The community wished retiring Mental Health & Recovery Board Executive Director Joel Mowrey, PhD well at a reception held in his honor in December 2018.
Published by Record Courier:
By BOB GAETJENS Reporter, Posted Jan 8, 2019 at 12:01 AM
Dr. Joel Mowrey, outgoing director of the Mental Health and Recovery Board of Portage County, is fixing his gaze westward as he turns the agency over to Dr. John Garrity.
Garrity is replacing Mowrey, who’s been with the MHRB since 2008, first as the assistant director and, beginning in 2012, as executive director.
“We are planning to move sometime in 2019 to — of all places — Montana, because of family,” Mowrey said.
He said he has grandchildren who live in Livingston, Montana, which is about 50 miles north of Yellowstone National Park.
During the course of his career, Mowrey said drug abuse has always been a challenge, but the stakes have risen in recent years.
“Substance abuse has always been there, particularly with alcohol and other kinds of substances, but people weren’t dying at the rates they’ve been during at in the last four or five years,” he said. “Now, the heroin is more pure, and there’s fentanyl and carfentanyl. There’ve been some changes as far as that becoming a life-and-death issue.”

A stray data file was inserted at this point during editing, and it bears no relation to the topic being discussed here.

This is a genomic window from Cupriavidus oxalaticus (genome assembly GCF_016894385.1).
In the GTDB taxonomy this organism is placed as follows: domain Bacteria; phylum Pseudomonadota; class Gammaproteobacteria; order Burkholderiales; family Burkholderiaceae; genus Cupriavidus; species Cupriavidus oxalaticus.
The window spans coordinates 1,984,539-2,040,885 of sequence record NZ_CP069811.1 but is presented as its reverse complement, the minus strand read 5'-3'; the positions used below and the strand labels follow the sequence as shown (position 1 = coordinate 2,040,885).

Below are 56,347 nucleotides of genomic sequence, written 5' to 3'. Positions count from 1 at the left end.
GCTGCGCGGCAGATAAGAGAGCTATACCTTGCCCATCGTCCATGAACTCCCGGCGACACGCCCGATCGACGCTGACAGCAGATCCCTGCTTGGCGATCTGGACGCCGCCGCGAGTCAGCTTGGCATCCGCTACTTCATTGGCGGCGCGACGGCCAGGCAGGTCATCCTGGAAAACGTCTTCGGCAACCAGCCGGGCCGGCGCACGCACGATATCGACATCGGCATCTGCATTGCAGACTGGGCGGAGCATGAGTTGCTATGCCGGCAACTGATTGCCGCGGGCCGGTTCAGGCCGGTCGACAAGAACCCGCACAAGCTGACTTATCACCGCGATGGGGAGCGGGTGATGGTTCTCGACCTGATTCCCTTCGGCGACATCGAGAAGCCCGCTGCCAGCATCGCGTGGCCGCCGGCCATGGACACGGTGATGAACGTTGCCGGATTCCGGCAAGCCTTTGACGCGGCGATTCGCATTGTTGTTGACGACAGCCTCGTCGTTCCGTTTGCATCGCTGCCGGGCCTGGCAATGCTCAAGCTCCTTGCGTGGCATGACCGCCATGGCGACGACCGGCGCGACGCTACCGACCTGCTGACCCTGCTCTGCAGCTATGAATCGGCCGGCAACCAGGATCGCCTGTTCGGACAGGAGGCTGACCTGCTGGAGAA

Garrity, who’s worked for the MHRB since October, said his goals include continuing to build teamwork among county agencies, which he said is a “real key to our success.” Some of those partners include the Portage County Board of Developmental Disabilities, the Portage County Sheriff’s Office and jail, Townhall II, Portage County Job and Family Services, Coleman Professional Services, the Kent and Portage County health departments and others, including local police departments.
“We depend on so many different entities working together,” Garrity said, adding Mowrey had developed “really strong” relationships with community partners.
Garrity comes to Portage County with training in medical anthropology, including a doctorate in behavioral health, mental illness and addiction across different cultures and ethnic groups. He served as the chief quality officer for the Cuyahoga County Office of Alcohol, Drug Addiction and Mental Health Services.
In addition to continuing to strengthen relationships around the county, Garrity said he would like to prioritize suicide prevention in 2019. He and Mowrey said the county typically averages 14 or 15 completed suicides, and in 2018, it was “more than double that,” according to Garrity.
“We’re looking at some of our suicide prevention strategies, along with our providers,” he said. “We do look at that every year, but we want to take a more comprehensive look and see what kinds of trends we might be able to identify.”
Another priority, which is related to drug addiction, is to work with Portage County Job and Family Services to help children left alone due to their parents’ addiction problems, according to Mowrey.
“They’ve experienced high increases in removal of children [from homes] primarily because of parents being addicted,” he said.
Garrity and Mowrey also agreed that watching the future of Medicaid in the state will be important for MHRB’s clients.
“If it goes away, it falls back on us to pay for a lot of people we don’t have to pay for at the moment,” Mowrey said.
Having some help paid for by Medicaid freed up money to spend elsewhere, added Garrity, adding removal of Medicaid funding would create a “funding crisis” for the MHRB.